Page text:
Yep. The lion sleeps tonight. And as much as I come across as a lion to some, I don’t have the skill to sleep like a lion. I can go through phases more akin to the night owl. And not that I want to, but whether a career with night shifts and on calls did it but I can really struggle with sleep. This past week has been no exception. Now, it’s not just that I struggle with sleep. If I have been asleep and a mini crofter wakes up in the night for whatever reason, I can’t get back to sleep. Ping, that’s me wide awake and ready to go get ’em. I blame the on call rota for that. Which is fine if you need an emergency operation in the night. Not so fine if you still have to crack on with the day jobs and there really isn’t anything you can do during the night. One night of it is fine, a few start to take their toll, usually at the four plus I start struggling. Top it with about a 3 hour sleep night and I feel like I’ve just forced myself to stay awake after coming off of night shifts. The eyes are gritty. And you spend the day clock watching to bed time.
But as bed time approaches and I start closing curtains, I spot the cows. Not bellowing, but they have been mingling at the water trough for a while. Hmm, who’s serving drinks at the bar and why are none of you socially distancing? Cows usually meander to the water trough throughout the day. It’s unusual for them to be at it together. It’s not a group exercise to the water hole as it is for other creatures. I watch Tilly, she raises her head and there is no water dripping. Aghh, something has gone wrong with the water. Scrap the early bed calling. Grab a pair of gloves, my stick and off we (the dog and I) head up the hill to check the water source.
The thing is, it has been a wet summer. Or so it seems. And we did get a bit of a downpour the day before. Has gubbings come off the hill and blocked it? Hmm, no is the answer. Everything looking like it should be other than, there wasn’t much water in the burn. Gus and I snake back along the pipe. Fine, fine, fine, and there we are. A connection point with water leaking and a soggy mess down hill. The connection is more stubborn than I am so I quickly give up and decide to put the cows onto option two. If you aren’t happy with your drinks at one bar, head to another.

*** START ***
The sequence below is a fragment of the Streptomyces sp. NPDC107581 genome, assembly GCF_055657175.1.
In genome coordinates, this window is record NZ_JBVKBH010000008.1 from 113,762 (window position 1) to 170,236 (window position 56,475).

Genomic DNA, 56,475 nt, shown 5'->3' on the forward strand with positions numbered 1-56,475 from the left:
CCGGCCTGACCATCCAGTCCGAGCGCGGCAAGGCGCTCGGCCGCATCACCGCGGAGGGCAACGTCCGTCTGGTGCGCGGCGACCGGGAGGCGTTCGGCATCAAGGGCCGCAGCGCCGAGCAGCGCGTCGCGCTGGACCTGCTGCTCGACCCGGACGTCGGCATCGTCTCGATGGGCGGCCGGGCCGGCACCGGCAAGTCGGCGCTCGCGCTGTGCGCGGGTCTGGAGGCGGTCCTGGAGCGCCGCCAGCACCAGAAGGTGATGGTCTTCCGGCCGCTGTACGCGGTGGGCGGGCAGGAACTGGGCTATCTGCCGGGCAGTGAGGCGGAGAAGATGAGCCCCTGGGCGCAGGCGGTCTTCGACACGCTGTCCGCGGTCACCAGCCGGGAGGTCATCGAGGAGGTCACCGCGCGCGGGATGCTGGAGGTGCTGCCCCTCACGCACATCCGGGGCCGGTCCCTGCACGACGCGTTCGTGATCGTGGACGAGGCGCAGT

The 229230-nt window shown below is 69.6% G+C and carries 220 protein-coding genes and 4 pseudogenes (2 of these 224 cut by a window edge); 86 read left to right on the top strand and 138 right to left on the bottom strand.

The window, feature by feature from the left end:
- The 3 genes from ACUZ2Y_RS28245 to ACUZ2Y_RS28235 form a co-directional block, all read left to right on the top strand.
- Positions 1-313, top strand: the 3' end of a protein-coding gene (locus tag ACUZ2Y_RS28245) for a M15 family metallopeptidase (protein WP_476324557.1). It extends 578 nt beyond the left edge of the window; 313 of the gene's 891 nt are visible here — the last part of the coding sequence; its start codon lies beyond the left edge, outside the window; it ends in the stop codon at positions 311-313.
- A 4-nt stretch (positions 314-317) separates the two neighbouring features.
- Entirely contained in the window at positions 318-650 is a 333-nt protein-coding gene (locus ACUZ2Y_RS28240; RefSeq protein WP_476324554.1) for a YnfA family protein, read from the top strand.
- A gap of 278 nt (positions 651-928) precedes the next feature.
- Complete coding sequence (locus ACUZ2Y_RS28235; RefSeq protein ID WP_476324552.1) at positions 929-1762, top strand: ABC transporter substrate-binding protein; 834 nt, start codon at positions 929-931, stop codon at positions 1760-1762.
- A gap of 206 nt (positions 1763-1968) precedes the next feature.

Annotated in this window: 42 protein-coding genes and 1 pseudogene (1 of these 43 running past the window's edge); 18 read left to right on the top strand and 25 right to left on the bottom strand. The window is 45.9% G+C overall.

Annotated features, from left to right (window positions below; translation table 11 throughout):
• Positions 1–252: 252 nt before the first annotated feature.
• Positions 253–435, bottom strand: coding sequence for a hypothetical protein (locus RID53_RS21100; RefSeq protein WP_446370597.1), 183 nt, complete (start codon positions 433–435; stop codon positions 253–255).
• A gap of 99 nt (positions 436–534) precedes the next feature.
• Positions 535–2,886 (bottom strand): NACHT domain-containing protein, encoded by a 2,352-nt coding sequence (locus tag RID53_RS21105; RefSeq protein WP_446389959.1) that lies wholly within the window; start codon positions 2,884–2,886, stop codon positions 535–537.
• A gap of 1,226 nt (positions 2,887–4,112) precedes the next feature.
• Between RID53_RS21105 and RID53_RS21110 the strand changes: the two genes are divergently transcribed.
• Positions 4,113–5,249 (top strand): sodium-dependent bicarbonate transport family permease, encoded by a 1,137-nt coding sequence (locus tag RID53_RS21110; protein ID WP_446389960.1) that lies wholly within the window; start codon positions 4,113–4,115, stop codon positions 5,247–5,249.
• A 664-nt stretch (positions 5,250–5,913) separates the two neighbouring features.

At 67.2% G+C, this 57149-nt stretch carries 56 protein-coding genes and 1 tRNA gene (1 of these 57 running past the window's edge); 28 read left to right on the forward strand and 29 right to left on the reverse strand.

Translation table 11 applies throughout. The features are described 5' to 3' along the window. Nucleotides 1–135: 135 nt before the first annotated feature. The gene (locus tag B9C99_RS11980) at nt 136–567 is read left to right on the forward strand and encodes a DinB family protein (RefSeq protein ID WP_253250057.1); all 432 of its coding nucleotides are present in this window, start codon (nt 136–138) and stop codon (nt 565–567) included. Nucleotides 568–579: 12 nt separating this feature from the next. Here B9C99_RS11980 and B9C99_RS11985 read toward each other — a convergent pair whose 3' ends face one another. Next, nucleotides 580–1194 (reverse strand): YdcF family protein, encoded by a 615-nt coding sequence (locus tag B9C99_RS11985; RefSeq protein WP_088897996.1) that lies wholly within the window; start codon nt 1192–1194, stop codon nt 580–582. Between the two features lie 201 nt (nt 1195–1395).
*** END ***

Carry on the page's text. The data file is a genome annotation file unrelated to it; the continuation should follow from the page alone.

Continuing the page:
And this is where confusion enters the scene. I shut off tap one up stream, which is needed before turning on tap two. Start heading to the next one and I hear water flowing. Ehh? I go back up and check. The pressure gauge has gone up and there is definitely water coming down. Which means the tap was off. So the leak further up was only because of the high pressure (so hence I couldn’t get it any tighter). When did that happen? And how? I plod over to check the trough and sure enough the sound of water gurgling and spurting through is a lovely noise. The cows stop their mumblings, have a bit of a tussle as to who gets served first before each one soon starts heading off back to chomp grass.
As to how the tap got shut off? It’s near the beehives which I had checked the day before. I had forgotten the tap was so close to them as its under thick grass. I had no awareness of turning the tap when taking things on and off the hive but it would seem I and part of the beehive was the root of the problem. Although the idea of the bees joining forces to get the tap off for a practical joke isn’t far from the imagination.